How is Apple Maps any different from the Android G1? - PhoneArena

How is Apple Maps any different from the Android G1?

This article may contain personal views and opinion from the author.
How is Apple Maps any different from the Android G1?
Have you ever noticed that Google always gets the benefit of the doubt simply for trying something new, but if Apple tries something new, and doesn't come out with a perfect first attempt, it is deemed an utter failure? We've covered this phenomenon a little bit here and there, but we've never really focused on it completely, and we'd like to give that a shot right now (and as always, bring some perspective to the woefully myopic fanboys in our readership). 

As we all know by now, Apple decided to get rid of Google Maps and create its own Maps app for iOS. We have also seen that the iOS Maps app has been... disappointing, to be extremely kind about it. We have tried a number of times to impress upon our readership that this is the first iteration of an app that will be around for years and years to come, and that the first generation of a product as big as mapping the entire world is bound to have problems. It's not like Google Maps was borne into this world as complete as it is today, that took 7 years of hard work. And, Apple wasn't trying to recreate Google Maps on the first try, it was more likely just trying to build something that was "good enough" for users, and depending on where you live, it missed that mark with iOS Maps.

Apple's problem with superlatives

Of course, Apple doesn't get that sort of benefit of the doubt. It's understandable, because Apple has always been a company that not only held back software until it was more matured, but Apple tends to use only superlatives when introducing new products. And, Apple haters can't seem to grasp that what is essentially nothing more than a marketing tool (the superlative) is not necessarily the benchmark for judging a product.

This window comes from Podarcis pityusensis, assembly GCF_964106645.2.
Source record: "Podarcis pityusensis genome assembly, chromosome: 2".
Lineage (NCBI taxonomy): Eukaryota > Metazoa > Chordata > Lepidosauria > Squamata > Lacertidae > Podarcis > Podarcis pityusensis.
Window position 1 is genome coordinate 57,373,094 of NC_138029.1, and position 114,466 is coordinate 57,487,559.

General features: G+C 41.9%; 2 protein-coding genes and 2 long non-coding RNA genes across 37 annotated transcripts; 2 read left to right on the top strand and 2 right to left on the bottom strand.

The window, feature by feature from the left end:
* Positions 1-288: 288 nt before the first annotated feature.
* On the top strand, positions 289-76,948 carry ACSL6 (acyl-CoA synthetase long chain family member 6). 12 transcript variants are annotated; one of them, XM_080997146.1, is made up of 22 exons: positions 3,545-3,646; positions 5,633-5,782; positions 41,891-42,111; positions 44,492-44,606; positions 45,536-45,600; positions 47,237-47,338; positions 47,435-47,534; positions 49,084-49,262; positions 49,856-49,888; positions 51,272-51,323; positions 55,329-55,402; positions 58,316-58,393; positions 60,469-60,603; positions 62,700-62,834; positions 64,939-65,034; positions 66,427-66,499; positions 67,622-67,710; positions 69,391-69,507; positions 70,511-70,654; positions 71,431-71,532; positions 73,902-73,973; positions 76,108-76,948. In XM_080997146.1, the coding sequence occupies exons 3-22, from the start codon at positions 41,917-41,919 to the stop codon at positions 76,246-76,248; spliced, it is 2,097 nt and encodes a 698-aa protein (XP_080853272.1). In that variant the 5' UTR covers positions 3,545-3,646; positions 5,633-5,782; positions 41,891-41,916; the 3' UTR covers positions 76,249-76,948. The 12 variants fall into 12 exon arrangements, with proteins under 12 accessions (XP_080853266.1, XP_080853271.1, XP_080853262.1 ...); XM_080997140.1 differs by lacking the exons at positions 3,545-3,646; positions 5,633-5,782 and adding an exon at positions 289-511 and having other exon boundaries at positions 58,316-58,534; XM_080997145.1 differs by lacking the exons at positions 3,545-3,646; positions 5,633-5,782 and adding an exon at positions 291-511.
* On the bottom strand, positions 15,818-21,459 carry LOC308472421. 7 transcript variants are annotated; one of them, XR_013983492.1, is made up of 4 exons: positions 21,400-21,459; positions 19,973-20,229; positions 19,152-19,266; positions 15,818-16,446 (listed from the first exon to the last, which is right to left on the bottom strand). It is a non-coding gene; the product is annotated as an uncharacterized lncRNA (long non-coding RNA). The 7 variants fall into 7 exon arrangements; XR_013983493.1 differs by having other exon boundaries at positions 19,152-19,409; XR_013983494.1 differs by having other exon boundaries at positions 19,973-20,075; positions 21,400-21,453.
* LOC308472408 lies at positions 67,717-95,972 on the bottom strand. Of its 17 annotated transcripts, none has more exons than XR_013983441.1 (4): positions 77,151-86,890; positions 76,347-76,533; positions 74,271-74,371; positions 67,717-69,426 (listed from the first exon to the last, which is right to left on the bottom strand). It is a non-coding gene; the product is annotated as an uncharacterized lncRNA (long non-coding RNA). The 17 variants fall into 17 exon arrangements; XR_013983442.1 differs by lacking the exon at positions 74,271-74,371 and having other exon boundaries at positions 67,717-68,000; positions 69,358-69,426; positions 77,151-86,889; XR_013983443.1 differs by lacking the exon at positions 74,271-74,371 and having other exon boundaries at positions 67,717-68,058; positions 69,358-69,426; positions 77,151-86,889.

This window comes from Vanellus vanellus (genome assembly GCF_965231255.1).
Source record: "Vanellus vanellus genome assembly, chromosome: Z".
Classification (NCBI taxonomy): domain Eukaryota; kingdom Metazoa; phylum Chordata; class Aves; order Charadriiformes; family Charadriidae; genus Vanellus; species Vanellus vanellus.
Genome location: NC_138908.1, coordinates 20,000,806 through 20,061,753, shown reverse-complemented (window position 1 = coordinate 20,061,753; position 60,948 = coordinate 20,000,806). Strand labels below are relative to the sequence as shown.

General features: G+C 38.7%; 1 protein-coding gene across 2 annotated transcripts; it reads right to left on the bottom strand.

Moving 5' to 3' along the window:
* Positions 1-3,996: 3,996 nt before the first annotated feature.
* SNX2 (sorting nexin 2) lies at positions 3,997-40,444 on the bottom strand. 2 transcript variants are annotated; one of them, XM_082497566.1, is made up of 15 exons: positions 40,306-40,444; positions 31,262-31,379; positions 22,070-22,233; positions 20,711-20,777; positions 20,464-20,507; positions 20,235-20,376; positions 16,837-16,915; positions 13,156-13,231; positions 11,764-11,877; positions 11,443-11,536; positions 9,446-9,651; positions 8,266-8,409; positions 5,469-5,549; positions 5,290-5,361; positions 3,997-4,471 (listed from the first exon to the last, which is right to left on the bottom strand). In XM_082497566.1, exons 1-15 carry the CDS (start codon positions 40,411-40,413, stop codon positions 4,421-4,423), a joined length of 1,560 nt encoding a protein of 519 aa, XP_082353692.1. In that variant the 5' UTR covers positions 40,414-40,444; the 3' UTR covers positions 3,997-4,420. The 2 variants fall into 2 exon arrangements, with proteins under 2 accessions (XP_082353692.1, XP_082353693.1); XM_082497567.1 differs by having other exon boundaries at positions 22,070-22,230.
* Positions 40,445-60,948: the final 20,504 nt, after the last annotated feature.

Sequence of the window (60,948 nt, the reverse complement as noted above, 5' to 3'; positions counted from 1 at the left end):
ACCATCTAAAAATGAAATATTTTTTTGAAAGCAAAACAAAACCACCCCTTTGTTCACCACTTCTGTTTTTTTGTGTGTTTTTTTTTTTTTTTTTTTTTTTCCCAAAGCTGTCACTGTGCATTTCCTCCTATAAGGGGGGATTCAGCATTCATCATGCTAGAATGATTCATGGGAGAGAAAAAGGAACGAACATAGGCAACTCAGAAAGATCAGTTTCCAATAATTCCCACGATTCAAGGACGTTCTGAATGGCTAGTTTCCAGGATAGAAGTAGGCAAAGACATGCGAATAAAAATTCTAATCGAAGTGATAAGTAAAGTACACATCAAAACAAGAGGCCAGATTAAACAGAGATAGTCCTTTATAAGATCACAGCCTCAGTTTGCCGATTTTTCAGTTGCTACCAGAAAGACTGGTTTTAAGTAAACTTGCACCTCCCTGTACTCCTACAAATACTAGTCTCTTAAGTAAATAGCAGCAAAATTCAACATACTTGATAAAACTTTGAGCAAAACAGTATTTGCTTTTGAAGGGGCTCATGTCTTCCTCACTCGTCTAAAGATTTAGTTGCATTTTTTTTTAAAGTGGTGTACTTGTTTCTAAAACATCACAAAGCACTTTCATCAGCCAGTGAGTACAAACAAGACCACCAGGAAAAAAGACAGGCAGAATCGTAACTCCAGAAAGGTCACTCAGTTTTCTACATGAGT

Apple seems to be the only company where the marketing language becomes the standard by which the product is judged. This is especially ridiculous because Apple's marketing lexicon hasn't changed in years, everything is still "magical", "amazing", "fantastic", "really great", or "the best" year after year after year. It has gotten to the point where a reasonable audience shouldn't actually get any useful meaning from the words used at an Apple announcement. If you describe a product the same way you've described every product for the past 10 years, how do the words even really mean anything anymore? Still, people find a way to get so angry about it that they have to fill up our comment threads with their bile.

What's interesting is that, if you notice, Apple uses all of its superlatives in the announcement for a product, but when it comes to the actual advertising for the product, the phrasing always changes to "the best iPhone yet", or "the most magical iPad yet". Everything becomes compared only to Apple devices, not to anything else, because there are those silly things like the "Code of Advertising", which states that superlatives can only be based on objective data, like sales figures. So, the superlatives are couched in context in Apple ads, but are free to describe anything during a product announcement. 

But maybe Apple is finally learning that it will have to rein in the superlatives given the fiasco that has surrounded iOS Maps. For some silly reason, the company thought it was a good idea to claim that its Maps were the "most beautiful and powerful maps ever", which is obviously not the case. Apple has since changed that language, but only time will tell how it describes its next product. 

Apple Maps is no different than Android 1.5